Scene Magazine | Spring 2022
St. Ambrose University couldn't thrive without its expansive and tireless volunteer network that keeps our 30,000-plus alumni connected wherever life takes them.
This past year, 1,254 alumni volunteered to help keep SAU growing.
"Despite COVID-19, all of our volunteer numbers are very strong. We launched several programs where people can engage and volunteer from their homes and hometowns during these unprecedented times," said Wendy Pondell '05, director of Alumni and Community Engagement and Special Events.
The Alumni Association is one of SAU's more established voluntary advisory councils, a group of dedicated Ambrosians who work to keep others connected to their alma mater.
"They are a working board; they come to meetings, run events, volunteer, they are actively involved in the process," said Pondell.
The board has spearheaded the distribution of the coveted alumni pins at commencement and organized alumni events such as Bee Happy Hour and the Bee Cool Tent at the Quad-City Times Bix 7 finish line. They have promoted the sale of SAU vanity license plates, and most recently sold and imprinted stencils for the driveways of Fighting Bees supporters.
Megan Leon '16, '18 MOT volunteers on the board because it connects her with other alumni, allowing her to share experiences while serving the greater community. She was heavily involved in piloting the Bee Stencil project and hopes to stencil the beloved Ambrose mascot on a Quad Cities driveway near you.
"My favorite projects have been helping to lead the Bee Stencil Project, which is a fundraiser we will continue this spring, and volunteering at the Bix Bee Cool Tent," Leon said.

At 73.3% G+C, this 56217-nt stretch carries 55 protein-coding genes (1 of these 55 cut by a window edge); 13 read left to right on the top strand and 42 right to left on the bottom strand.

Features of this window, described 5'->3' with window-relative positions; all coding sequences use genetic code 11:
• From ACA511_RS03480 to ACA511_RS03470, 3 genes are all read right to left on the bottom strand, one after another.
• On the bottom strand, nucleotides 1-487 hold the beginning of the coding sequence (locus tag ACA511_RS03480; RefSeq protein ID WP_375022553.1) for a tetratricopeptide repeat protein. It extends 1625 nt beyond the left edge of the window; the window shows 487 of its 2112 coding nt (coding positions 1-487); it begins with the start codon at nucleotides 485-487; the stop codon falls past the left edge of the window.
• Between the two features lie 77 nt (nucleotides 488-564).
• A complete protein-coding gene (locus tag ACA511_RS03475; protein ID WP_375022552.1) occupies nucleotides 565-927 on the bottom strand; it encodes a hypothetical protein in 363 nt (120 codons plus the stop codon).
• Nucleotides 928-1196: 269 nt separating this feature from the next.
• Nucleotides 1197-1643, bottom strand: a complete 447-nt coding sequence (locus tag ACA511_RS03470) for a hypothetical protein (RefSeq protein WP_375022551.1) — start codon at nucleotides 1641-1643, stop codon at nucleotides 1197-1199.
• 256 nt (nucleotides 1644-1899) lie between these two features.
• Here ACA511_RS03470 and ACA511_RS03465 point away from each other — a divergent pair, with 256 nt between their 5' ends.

Building this board requires an internal nomination process whereby gaps are filled; they are not looking simply to fill a seat, but instead to represent varied life experiences, cultures, and educational programs, to name a few distinctions.
"We feel that a diverse cross-section of alumni provides a good sounding board for our office and offers a true snapshot of the SAU experience," said Pondell.
Alum and board member John Stender-Custer '00 decided to become involved in the Alumni Association because he felt representation matters.
"As a gay man and a member of the LGBTQ community, I hope to lend a queer perspective at our alumni meetings," he said. "I had such a positive experience at St. Ambrose, and it is my wish that it remains a safe place for LGBTQ students to come out or stay out and flourish."
One of the more recent board additions is Martha Garcia-Tappa '91. Martha and her husband, Steve Tappa '91, were college sweethearts who now have front row seats as the next family generation of Bees soar. Their youngest son, A.J., was a first-year student and football player this past year and their oldest son, Michael, has plans to re-enroll in the fall.
"I joined the board because I want to share my experiences. I am a very proud Ambrosian, and I want to help promote events and give back as much as I can," said Garcia-Tappa.
Alumni Association Board members share one resounding theme: All felt their lives were positively impacted by their time at St. Ambrose.
And now they are giving back, using their diversity of thought and experiences to bring the same boundless energy and enthusiasm for their alma mater.
"I decided to become involved in the Alumni Association because St. Ambrose holds a special place in my heart," said Thomas Mason IV '91, a long-involved alum who now is president of the Alumni Association and father of an SAU student, Chase, who is completing his first year. "The education I received, the spiritual nurturing I received, and the life-long friendships that I developed have helped me achieve many successes in life."
Mason noted among the many life lessons, the most important thing his time at Ambrose taught him was the importance of community service, "giving back so that the lives of others are enriched as mine has been."
Pondell said the board's work is invaluable to the Alumni Office and the University. "Our office really appreciates everything they do to extend our reach," she said.